In 1890, when the NWSA and the AWSA were reunited as the National American Woman Suffrage Association (NAWSA) under the leadership of Elizabeth Cady Stanton, slow, progress continued to be made in securing the vote for women. In 1912, Theodore Roosevelt’s Progressive Republican Party became the first national political party to adopt a woman suffrage plank. By, 1913, only nine states — all in the West — provided women the right to vote. In 1916, Jeannette Rankin of Montana became the first woman elected to represent her state in the U.S. House of Representatives.
When New York adopted woman suffrage in 1917 and President Wilson changed his position to support an amendment in 1918, the political balance began to shift. On May 21, 1919, the House of Representatives passed the amendment, and two weeks later, the Senate followed. When Tennessee became the 36th state to ratify the amendment on August 18, 1920, the amendment passed its final hurdle of obtaining the agreement of three-fourths of the states. Secretary of State Bainbridge Colby certified the ratification on August 26, 1920, changing the face of the American electorate forever.
The 19th amendment guaranteed all American women the right to vote. Achieving this milestone required a lengthy and difficult struggle; victory took decades of agitation and protest. Beginning in the mid-19th century, several generations of woman suffrage supporters lectured, wrote, marched, lobbied, and practiced civil disobedience to achieve what many Americans considered a radical change of the Constitution. Few early supporters lived to see final victory in 1920.
Its victory accomplished, the NAWSA ceased to exist, at which time the organization became the nucleus of the League of Women Voters. This group directed its focus toward many of the same social and political issues that occupied other women’s groups. Its emphasis was on educating voters, particularly newly enfranchised women, about candidates and campaign issues, especially relating to child labor and welfare, citizen participation, civil rights, consumer affairs, environmental concerns, ratification of the Equal Rights Amendment, immigration, labor, national security, and women’s legal status and rights.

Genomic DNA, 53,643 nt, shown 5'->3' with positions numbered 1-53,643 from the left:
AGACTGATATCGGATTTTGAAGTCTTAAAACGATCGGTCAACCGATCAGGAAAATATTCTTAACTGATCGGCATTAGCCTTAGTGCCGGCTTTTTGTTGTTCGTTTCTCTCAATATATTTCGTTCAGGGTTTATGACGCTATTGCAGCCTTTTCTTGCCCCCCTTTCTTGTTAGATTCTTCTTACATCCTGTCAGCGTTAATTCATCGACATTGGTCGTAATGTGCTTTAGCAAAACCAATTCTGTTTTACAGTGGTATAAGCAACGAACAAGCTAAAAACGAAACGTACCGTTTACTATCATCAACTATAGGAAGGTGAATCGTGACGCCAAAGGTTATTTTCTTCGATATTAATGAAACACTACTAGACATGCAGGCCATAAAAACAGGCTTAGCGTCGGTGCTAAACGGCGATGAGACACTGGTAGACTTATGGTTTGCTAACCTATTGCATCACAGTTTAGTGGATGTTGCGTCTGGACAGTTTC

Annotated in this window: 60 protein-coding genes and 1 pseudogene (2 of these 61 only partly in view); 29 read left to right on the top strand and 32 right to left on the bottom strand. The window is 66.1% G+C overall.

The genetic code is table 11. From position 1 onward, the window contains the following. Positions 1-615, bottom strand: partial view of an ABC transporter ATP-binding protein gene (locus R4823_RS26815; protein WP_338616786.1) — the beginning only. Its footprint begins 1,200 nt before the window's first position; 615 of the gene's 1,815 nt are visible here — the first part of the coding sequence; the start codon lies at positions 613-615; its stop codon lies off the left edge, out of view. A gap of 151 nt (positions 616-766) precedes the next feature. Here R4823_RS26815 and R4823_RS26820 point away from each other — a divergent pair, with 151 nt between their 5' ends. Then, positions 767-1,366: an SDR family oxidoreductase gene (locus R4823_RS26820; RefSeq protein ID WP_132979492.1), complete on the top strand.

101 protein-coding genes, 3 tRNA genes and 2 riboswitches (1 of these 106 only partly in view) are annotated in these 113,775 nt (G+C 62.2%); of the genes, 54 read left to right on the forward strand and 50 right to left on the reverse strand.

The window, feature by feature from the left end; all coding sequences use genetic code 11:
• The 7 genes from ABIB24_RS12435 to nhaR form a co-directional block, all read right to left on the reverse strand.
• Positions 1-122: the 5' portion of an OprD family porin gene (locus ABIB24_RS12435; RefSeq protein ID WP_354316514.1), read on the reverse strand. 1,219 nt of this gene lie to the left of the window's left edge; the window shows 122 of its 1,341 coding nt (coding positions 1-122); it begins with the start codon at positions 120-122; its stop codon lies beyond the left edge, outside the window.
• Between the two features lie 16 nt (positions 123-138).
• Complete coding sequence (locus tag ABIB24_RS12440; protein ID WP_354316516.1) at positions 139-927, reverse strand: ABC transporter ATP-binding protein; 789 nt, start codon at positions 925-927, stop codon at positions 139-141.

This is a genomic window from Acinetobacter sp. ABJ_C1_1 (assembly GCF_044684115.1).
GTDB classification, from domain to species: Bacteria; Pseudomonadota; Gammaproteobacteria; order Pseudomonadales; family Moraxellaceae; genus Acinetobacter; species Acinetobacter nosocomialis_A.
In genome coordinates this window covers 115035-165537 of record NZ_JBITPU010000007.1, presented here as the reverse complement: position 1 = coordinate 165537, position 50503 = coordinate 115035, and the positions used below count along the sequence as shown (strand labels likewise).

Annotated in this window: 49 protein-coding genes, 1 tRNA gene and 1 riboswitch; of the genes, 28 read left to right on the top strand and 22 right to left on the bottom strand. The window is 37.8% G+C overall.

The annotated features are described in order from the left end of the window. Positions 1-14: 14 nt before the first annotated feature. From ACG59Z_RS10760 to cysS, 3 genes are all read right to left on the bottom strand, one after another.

In addition to promoting its own programs, the league was also a prime mover behind the Women’s Joint Congressional Committee, an umbrella organization of various women’s and social reform groups that was formed in 1920 to serve as an information clearinghouse and lobbying force for pending federal legislation. Among the charter members were the League of Women Voters, National Consumers’ League, National Women’s Trade Union League of America, National Council of Jewish Women, and six other groups. More organizations joined a few years later to promote legislation against lynching and for maternity and infant health protection, independent citizenship for married women, funding for the federal women’s and children’s bureaus, and creation of a Department of Education.
One group that did not join the Women’s Joint Congressional Committee was the National Woman’s Party, the leading proponent of the Equal Rights Amendment, which National Woman’s Party chair, Alice Paul, drafted in 1923. The amendment proposed to eliminate discrimination on the basis of gender.
The Women’s Joint Congressional Committee resisted the Equal Rights Amendment as a threat to the sex-based protective labor legislation that its members had fought for years to secure. Several decades passed before the influential League of Women Voters and other former Women’s Joint Congressional Committee members supported the Equal Rights Amendment, which Congress did not pass until 1972.
The long and difficult struggle for women’s suffrage is one of the best-documented, most widely researched, and most seriously debated topics in American women’s history. That historians know as much as they do about the suffrage campaign is in large part because of its participants’ conscious efforts to record their movement’s history. In the late 1870s, in the very midst of their campaign, leading suffragists Susan B. Anthony, Elizabeth Cady Stanton, and Matilda Joslyn Gage began chronicling the movement in The History of Woman Suffrage, published in three monumental volumes between 1881 and 1886. The early leaders supplemented this history by publishing various autobiographies and memoirs and by assiduously collecting clippings, books, and pamphlets about their efforts. Many of these original documents are held today at the Library of Congress in the Rare Book and Special Collections Division.
“I always feel… the movement is a sort of mosaic. Each of us puts in one little stone, and then you get a great mosaic at the end.”
— Alice Stokes Paul, suffragist and author of the Equal Rights Amendment